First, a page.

The preference for sons in this part of the world (Afghanistan) is motivated by economic, religious, social and emotional aspirations and norms that favour men and make women less desirable. Parents only expect their sons to provide financial and emotional care, especially in their old age. Sons are assumed to add to family wealth and property while daughters drain it through dowries, and sons continue the family lineage while daughters are married away to another household. The common perception is that girls or women are not worth investing on and this mindset naturally trickles down to education.
With a popularly rigid mindset and a fundamentalist regime to further impose regulations that discriminate against women and girls, access to and quality of education for girls in Afghanistan has gone rapidly downhill.
To meet the higher education needs of Afghan communities, reduce the gender gap in education and attempt to crawl, if not climb, towards Sustainable Development Goal 5, a Girls Education Project (GEP), is implemented by Community World Service Asia with the support of Act for Peace in three provinces of Afghanistanⁱ. Under the project, six education centres (two in each province) have been set up to improve access of higher education to girl students and encourage local students to prepare for entry exams of public universities. The centres offer educational resources, a four-month course on mathematics and science, and provides guidance on university enrolments.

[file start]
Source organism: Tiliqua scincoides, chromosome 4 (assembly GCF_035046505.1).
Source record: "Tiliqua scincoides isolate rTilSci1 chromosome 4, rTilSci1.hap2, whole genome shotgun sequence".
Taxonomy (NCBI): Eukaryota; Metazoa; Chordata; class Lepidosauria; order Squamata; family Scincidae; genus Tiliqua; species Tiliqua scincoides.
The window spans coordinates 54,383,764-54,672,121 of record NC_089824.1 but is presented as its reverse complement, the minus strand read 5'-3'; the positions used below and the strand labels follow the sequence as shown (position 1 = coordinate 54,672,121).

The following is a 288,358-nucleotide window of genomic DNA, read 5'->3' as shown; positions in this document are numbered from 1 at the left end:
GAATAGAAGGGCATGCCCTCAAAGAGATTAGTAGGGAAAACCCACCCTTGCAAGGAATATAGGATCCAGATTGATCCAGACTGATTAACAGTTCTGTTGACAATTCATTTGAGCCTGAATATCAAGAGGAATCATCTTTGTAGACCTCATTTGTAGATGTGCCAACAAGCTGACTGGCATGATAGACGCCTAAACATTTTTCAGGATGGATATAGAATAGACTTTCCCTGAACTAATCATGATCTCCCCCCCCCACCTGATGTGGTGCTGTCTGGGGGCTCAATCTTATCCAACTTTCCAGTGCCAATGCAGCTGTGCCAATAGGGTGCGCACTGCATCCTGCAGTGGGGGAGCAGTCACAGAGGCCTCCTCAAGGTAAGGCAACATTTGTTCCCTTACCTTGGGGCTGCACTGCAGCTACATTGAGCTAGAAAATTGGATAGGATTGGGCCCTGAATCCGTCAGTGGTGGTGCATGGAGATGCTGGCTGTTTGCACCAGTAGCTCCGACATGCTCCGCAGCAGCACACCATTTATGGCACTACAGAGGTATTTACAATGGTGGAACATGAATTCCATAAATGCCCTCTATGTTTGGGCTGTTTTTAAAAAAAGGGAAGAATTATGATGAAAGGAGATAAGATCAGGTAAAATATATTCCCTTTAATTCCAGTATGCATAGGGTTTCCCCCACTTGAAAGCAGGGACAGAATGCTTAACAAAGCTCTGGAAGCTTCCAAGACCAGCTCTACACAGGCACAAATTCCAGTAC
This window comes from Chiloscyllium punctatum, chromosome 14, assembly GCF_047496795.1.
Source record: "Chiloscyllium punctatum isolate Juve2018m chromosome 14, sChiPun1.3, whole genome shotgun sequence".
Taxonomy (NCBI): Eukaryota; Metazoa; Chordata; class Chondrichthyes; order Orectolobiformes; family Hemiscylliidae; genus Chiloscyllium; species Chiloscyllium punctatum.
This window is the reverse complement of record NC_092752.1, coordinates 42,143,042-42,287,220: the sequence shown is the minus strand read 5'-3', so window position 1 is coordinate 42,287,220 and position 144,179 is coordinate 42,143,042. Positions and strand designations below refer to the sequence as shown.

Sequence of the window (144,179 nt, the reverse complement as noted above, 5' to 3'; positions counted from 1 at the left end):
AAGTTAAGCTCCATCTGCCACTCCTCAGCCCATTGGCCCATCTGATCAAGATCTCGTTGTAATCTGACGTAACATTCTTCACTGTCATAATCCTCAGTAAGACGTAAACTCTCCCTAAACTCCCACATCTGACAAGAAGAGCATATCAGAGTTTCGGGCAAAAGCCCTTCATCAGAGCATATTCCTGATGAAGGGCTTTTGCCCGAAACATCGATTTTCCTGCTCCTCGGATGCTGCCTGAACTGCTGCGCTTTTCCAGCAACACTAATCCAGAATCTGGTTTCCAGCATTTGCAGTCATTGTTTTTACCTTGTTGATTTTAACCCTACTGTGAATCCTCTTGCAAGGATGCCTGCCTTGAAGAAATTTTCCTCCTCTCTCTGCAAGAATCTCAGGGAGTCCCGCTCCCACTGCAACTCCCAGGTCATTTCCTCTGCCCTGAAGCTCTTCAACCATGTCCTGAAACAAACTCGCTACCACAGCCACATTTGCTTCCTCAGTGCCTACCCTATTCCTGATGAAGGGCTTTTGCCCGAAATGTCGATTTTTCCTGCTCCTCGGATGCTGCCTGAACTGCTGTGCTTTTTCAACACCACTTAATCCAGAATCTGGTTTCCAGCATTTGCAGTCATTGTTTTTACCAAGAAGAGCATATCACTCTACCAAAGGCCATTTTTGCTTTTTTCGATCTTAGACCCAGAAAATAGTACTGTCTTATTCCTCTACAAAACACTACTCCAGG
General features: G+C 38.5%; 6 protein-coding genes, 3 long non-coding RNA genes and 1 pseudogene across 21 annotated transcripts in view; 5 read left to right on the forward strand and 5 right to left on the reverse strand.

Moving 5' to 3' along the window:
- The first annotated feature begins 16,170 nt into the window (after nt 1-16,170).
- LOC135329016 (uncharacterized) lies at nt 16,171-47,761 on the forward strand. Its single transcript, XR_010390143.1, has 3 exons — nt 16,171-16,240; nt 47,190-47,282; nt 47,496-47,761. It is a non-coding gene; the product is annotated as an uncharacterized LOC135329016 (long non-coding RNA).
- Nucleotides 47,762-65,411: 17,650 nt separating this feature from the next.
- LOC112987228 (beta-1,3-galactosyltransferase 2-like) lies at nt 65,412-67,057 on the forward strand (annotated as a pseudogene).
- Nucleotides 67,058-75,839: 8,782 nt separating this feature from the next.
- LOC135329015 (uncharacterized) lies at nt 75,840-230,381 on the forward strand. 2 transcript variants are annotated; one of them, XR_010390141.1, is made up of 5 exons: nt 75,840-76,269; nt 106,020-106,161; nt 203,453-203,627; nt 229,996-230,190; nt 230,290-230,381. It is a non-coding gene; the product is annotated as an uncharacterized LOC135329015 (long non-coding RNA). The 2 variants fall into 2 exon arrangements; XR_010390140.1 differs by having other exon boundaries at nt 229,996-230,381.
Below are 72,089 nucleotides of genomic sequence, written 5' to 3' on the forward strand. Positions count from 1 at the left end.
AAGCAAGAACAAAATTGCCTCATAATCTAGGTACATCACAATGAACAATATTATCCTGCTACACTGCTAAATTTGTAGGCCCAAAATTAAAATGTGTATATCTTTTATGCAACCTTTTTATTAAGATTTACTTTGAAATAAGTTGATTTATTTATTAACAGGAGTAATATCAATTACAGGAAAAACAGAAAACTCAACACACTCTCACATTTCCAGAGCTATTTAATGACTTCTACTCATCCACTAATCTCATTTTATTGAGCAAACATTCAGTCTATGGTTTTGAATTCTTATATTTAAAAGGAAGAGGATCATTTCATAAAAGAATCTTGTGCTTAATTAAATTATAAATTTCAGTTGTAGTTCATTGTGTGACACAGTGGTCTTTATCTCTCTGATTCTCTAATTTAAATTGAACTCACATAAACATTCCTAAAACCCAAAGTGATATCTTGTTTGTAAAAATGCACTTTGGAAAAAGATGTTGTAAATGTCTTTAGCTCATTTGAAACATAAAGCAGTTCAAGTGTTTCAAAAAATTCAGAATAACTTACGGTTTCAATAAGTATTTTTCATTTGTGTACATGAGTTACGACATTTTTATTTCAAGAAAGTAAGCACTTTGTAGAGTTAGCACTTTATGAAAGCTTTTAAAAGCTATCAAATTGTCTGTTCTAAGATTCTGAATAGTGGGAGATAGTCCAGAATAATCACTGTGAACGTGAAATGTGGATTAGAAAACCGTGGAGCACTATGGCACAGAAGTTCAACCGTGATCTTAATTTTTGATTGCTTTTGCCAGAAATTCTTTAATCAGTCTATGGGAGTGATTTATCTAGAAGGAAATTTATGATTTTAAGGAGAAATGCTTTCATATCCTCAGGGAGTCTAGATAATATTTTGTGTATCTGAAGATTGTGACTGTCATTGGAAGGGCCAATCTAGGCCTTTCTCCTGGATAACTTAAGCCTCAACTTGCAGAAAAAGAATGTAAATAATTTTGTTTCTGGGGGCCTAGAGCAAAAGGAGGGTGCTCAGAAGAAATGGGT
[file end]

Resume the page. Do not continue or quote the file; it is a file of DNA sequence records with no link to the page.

Twenty years old Medina, one of the students enrolled at the centre in Nangarhar, completed the four-month course in January 2022. She had graduated from high school, completing 12th grade, and intended to continue her studies. “I was overwhelmed to hear about the course when the members of the Parent Teacher Committee of the school I graduated from came to our house to meet my father. The committee knew about my wish to enrol in university through my friends and teachers. My father was sceptical at first. The members informed him on the value of girls’ education and the contributions that women can make in the progress of a community. Consequently, my father was convinced. The committee members gave us in-depth information on how to apply to universities and how to prepare for entrance exams.”
Medina was enrolled in a preparatory centre, established in one of the target schools under GEP. “Our teacher, Nafisa, welcomed us with a smile every day in class. She engaged us in hands-on learning while providing quality insights of the subjects. Despite the closure of high schools for girls, I am glad I had the opportunity to continue my studies this way,” shared Medina.
Out of 123 candidates, Medina secured third position on the admissions test she took at a medical school. “When the results were announced, my father and I were ecstatic. I dream of becoming a medical technician one day. The preparatory centre has given me the hope of achieving my dream and continuing my education.” Medina is currently a student in the medical institute, working hard to fulfil her long-time goal of becoming a qualified medical professional and working in the healthcare industry.
ⁱ Laghman, Nangara and Bamyan